Tuesday, 10 April 2012

K is for Kirk Sessions Records, Kathleen and a Kettle - A to Z Genealogical Challenge

Ros at http://genwestuk.blogspot.com/ has come  up with the idea of an A to Z genealogical challenge for the month of April.  It soon got me thinking, so here are my contributions.


Kirk Session Records  of the Church of Scotland  give us a fascinating glimpse of the past, beyond citing just names and places.  

The Kirk duties were to maintain good order amongst its congregation, including
administering discipline and supervising the moral and religious condition of the parish. It also took a keen interest in irregular marriages, welfare and religious observance. So stories abound in the Kirk Session Records  of offences such as drunkenness, swearing, breaking the Sabbath, quarrelling, sexual misdemeanours and accusations of witchcraft  - alongside charitable activities, poor relief and mortcloth records.  

For the family historian  kirk session records, which date from the 1600's,  can provide a unique social commentary  on the community in which  ancestors  lived.

Until recently kirk session records could only be accessed at National Archives of Scotland (http://www.nas.gov.uk/), but now many have been made available in digital format at local archive centres, including my own  Heritage Hub, Hawick (www.heartofhawick.co.uk/heritagehub).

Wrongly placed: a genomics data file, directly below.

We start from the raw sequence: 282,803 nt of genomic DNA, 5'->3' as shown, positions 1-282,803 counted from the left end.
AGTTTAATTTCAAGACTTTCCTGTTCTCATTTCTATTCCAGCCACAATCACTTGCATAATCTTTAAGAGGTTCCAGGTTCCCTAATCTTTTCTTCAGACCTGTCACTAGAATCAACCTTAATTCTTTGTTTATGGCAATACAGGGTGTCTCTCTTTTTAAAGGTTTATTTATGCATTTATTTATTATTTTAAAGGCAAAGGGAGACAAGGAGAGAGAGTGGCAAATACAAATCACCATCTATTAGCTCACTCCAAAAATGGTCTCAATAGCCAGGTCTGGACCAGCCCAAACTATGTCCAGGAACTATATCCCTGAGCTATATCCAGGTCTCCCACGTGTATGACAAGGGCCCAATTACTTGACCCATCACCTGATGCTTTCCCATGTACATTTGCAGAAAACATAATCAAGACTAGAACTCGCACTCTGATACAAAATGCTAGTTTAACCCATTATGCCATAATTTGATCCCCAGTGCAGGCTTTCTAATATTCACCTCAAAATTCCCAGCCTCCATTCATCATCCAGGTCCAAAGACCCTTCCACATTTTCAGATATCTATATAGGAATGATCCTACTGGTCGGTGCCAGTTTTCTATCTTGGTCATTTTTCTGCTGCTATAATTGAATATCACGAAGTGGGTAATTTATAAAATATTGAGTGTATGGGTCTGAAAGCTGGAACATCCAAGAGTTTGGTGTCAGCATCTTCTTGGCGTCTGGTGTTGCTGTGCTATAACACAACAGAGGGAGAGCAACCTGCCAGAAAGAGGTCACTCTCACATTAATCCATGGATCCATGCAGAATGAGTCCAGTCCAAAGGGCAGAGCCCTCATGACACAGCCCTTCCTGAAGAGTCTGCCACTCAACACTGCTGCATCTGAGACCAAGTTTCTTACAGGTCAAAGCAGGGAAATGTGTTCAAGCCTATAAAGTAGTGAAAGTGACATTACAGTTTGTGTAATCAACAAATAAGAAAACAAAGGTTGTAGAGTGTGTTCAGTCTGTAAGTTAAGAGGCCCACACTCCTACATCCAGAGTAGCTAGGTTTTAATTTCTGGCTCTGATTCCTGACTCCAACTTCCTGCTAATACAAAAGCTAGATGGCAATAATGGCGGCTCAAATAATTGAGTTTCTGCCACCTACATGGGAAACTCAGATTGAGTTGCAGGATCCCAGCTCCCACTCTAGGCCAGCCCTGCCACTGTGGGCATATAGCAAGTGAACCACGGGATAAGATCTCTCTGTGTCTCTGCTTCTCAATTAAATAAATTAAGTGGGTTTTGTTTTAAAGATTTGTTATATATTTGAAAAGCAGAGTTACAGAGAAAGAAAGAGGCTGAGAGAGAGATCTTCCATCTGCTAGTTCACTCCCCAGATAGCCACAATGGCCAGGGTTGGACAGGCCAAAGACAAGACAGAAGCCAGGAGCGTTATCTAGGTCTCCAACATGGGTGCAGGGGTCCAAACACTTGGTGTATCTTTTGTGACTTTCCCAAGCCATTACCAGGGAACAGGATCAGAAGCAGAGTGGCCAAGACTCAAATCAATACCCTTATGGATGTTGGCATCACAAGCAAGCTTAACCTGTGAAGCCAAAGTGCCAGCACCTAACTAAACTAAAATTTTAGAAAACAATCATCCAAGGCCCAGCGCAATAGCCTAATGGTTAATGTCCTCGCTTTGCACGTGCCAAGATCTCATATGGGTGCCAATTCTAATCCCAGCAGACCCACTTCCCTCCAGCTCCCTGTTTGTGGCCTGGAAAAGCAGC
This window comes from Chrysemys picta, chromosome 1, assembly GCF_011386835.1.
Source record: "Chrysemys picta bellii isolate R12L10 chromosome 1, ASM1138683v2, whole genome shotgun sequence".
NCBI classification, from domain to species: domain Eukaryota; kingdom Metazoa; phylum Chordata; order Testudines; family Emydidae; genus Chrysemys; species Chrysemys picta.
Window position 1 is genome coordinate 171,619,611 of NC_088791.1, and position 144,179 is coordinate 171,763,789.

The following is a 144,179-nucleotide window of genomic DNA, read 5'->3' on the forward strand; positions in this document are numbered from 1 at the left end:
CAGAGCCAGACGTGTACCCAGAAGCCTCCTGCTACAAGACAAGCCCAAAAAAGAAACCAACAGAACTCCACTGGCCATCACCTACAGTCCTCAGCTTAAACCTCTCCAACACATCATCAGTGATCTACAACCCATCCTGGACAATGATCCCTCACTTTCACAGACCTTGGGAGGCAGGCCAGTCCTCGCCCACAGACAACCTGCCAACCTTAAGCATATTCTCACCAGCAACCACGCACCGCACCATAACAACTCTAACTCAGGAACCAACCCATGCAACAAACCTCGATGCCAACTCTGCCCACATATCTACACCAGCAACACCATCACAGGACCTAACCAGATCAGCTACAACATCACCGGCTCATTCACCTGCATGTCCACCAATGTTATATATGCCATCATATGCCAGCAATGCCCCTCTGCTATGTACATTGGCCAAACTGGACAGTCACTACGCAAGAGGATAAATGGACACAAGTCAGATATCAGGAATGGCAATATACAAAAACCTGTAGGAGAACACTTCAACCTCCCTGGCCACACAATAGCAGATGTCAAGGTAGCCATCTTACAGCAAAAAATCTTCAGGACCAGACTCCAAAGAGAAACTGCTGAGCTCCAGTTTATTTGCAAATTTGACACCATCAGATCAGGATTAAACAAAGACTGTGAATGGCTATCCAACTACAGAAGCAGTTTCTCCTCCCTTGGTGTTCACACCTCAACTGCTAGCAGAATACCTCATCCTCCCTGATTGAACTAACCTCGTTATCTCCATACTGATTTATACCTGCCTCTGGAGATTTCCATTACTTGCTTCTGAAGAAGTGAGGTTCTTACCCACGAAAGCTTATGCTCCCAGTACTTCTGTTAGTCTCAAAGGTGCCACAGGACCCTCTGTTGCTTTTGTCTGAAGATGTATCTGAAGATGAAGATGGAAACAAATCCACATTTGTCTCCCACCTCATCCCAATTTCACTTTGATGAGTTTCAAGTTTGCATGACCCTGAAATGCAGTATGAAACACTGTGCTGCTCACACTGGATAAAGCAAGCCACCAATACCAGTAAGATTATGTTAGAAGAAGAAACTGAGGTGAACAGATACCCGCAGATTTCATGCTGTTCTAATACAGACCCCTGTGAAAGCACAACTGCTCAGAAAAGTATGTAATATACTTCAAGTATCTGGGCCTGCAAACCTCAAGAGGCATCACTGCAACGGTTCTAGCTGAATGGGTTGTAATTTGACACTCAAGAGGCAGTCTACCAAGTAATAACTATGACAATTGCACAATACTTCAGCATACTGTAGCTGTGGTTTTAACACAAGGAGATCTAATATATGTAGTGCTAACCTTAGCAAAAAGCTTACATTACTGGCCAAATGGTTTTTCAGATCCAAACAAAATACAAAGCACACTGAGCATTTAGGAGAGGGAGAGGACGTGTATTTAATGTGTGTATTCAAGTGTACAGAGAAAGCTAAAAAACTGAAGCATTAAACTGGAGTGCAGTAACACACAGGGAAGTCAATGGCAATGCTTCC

My stylish mother
Kathleen Weston, nee Danson (1908-1999) - my mother was the seocnd daughter of William Danson and Alice English of Poulton-le-Fylde, Lancashire  and the subject of many a blog posting. "Happiness in Stitching" could be my mother's motto.  For her going  into a fabric shop was like going into a jewellery shop.   If she sat down, she was rarely without a needle in her hand.  She was a creator in patchwork, crochet, collage, felt work, smocking, knitting, embroidery, smocking, dolls and dresses, with dabbles into  millinery, lampshade making and china painting. 






Kettle - I remember this copper kettle sitting in the hearth of my grandfather's house and was always led to believe  it was his mother's - my great grandmother Maria Danson, nee Rawcliffe (1859-1919).   I was abolutely  delighted when it eventually passed down to me. 


Copyright © 2012 · Susan Donaldson.  All Rights Reserved

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